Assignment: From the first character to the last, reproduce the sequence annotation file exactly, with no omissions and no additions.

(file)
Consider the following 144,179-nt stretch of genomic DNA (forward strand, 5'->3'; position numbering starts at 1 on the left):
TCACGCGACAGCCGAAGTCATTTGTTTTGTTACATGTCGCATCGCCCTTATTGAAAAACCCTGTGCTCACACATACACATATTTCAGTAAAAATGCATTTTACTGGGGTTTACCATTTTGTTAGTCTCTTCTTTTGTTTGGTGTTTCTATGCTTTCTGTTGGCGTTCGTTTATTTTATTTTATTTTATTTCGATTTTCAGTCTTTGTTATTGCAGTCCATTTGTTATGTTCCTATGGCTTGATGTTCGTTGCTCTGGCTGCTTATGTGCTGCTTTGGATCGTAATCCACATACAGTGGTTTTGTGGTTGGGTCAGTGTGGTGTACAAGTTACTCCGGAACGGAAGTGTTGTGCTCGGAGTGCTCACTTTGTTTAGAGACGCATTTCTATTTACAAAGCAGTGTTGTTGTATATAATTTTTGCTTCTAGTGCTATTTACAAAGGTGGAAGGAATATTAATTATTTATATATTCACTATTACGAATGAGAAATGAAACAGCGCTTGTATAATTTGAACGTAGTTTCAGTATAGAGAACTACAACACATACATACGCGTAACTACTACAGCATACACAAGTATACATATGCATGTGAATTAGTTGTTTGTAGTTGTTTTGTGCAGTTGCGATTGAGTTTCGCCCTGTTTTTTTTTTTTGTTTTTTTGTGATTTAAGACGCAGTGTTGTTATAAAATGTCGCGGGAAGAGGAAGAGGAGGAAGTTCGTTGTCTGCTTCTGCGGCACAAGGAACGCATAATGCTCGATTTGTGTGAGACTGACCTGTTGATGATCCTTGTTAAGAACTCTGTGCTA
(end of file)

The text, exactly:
Consider the following 144,179-nt stretch of genomic DNA (forward strand, 5'->3'; position numbering starts at 1 on the left):
TCACGCGACAGCCGAAGTCATTTGTTTTGTTACATGTCGCATCGCCCTTATTGAAAAACCCTGTGCTCACACATACACATATTTCAGTAAAAATGCATTTTACTGGGGTTTACCATTTTGTTAGTCTCTTCTTTTGTTTGGTGTTTCTATGCTTTCTGTTGGCGTTCGTTTATTTTATTTTATTTTATTTCGATTTTCAGTCTTTGTTATTGCAGTCCATTTGTTATGTTCCTATGGCTTGATGTTCGTTGCTCTGGCTGCTTATGTGCTGCTTTGGATCGTAATCCACATACAGTGGTTTTGTGGTTGGGTCAGTGTGGTGTACAAGTTACTCCGGAACGGAAGTGTTGTGCTCGGAGTGCTCACTTTGTTTAGAGACGCATTTCTATTTACAAAGCAGTGTTGTTGTATATAATTTTTGCTTCTAGTGCTATTTACAAAGGTGGAAGGAATATTAATTATTTATATATTCACTATTACGAATGAGAAATGAAACAGCGCTTGTATAATTTGAACGTAGTTTCAGTATAGAGAACTACAACACATACATACGCGTAACTACTACAGCATACACAAGTATACATATGCATGTGAATTAGTTGTTTGTAGTTGTTTTGTGCAGTTGCGATTGAGTTTCGCCCTGTTTTTTTTTTTTGTTTTTTTGTGATTTAAGACGCAGTGTTGTTATAAAATGTCGCGGGAAGAGGAAGAGGAGGAAGTTCGTTGTCTGCTTCTGCGGCACAAGGAACGCATAATGCTCGATTTGTGTGAGACTGACCTGTTGATGATCCTTGTTAAGAACTCTGTGCTA